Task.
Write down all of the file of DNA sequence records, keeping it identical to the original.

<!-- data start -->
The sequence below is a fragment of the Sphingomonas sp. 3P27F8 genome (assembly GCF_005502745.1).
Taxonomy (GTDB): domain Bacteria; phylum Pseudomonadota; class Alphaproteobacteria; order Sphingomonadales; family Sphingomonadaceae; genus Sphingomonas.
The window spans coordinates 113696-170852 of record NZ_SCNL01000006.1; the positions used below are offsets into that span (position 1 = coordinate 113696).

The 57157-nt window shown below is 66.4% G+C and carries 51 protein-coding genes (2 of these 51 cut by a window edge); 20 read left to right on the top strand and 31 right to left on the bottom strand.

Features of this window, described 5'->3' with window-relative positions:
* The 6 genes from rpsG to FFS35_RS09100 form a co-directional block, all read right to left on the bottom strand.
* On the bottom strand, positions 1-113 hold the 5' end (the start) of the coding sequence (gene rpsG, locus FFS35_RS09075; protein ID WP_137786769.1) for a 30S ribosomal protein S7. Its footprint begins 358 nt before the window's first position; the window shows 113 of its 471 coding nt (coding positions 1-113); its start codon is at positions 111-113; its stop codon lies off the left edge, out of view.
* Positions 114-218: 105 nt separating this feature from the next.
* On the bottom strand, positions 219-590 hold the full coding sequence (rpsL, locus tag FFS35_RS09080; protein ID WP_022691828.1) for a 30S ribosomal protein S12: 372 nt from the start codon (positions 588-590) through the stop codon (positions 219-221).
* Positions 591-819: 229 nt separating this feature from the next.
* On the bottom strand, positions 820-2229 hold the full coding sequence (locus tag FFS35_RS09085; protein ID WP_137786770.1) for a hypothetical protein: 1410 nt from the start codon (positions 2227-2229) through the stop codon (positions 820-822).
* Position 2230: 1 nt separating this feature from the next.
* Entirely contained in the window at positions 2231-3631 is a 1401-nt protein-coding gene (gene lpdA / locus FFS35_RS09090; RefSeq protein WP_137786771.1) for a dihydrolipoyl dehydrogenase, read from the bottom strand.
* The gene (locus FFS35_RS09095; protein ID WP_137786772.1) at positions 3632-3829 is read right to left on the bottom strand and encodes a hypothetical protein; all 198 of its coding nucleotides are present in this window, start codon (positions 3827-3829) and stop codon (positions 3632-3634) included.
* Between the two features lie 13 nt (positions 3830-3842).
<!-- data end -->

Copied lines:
The sequence below is a fragment of the Sphingomonas sp. 3P27F8 genome (assembly GCF_005502745.1).
Taxonomy (GTDB): domain Bacteria; phylum Pseudomonadota; class Alphaproteobacteria; order Sphingomonadales; family Sphingomonadaceae; genus Sphingomonas.
The window spans coordinates 113696-170852 of record NZ_SCNL01000006.1; the positions used below are offsets into that span (position 1 = coordinate 113696).

The 57157-nt window shown below is 66.4% G+C and carries 51 protein-coding genes (2 of these 51 cut by a window edge); 20 read left to right on the top strand and 31 right to left on the bottom strand.

Features of this window, described 5'->3' with window-relative positions:
* The 6 genes from rpsG to FFS35_RS09100 form a co-directional block, all read right to left on the bottom strand.
* On the bottom strand, positions 1-113 hold the 5' end (the start) of the coding sequence (gene rpsG, locus FFS35_RS09075; protein ID WP_137786769.1) for a 30S ribosomal protein S7. Its footprint begins 358 nt before the window's first position; the window shows 113 of its 471 coding nt (coding positions 1-113); its start codon is at positions 111-113; its stop codon lies off the left edge, out of view.
* Positions 114-218: 105 nt separating this feature from the next.
* On the bottom strand, positions 219-590 hold the full coding sequence (rpsL, locus tag FFS35_RS09080; protein ID WP_022691828.1) for a 30S ribosomal protein S12: 372 nt from the start codon (positions 588-590) through the stop codon (positions 219-221).
* Positions 591-819: 229 nt separating this feature from the next.
* On the bottom strand, positions 820-2229 hold the full coding sequence (locus tag FFS35_RS09085; protein ID WP_137786770.1) for a hypothetical protein: 1410 nt from the start codon (positions 2227-2229) through the stop codon (positions 820-822).
* Position 2230: 1 nt separating this feature from the next.
* Entirely contained in the window at positions 2231-3631 is a 1401-nt protein-coding gene (gene lpdA / locus FFS35_RS09090; RefSeq protein WP_137786771.1) for a dihydrolipoyl dehydrogenase, read from the bottom strand.
* The gene (locus FFS35_RS09095; protein ID WP_137786772.1) at positions 3632-3829 is read right to left on the bottom strand and encodes a hypothetical protein; all 198 of its coding nucleotides are present in this window, start codon (positions 3827-3829) and stop codon (positions 3632-3634) included.
* Between the two features lie 13 nt (positions 3830-3842).